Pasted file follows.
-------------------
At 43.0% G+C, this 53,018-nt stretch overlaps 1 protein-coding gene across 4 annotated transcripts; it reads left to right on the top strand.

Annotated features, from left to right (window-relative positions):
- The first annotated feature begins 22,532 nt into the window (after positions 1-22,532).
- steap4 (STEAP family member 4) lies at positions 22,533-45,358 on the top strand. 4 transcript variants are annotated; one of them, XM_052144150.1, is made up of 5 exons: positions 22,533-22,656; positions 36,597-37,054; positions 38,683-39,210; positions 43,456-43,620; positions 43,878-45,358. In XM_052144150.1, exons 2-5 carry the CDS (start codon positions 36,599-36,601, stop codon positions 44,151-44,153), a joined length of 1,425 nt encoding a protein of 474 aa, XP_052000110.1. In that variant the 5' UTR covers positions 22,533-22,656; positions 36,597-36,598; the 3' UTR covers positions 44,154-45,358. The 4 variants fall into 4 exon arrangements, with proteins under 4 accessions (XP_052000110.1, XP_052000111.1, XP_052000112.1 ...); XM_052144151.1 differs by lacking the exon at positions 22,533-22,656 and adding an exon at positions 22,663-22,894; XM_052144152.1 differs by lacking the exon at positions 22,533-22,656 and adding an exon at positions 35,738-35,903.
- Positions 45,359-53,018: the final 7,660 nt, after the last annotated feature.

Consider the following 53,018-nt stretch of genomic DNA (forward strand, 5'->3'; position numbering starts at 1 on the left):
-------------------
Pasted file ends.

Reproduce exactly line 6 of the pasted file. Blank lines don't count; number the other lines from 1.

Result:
Consider the following 53,018-nt stretch of genomic DNA (forward strand, 5'->3'; position numbering starts at 1 on the left):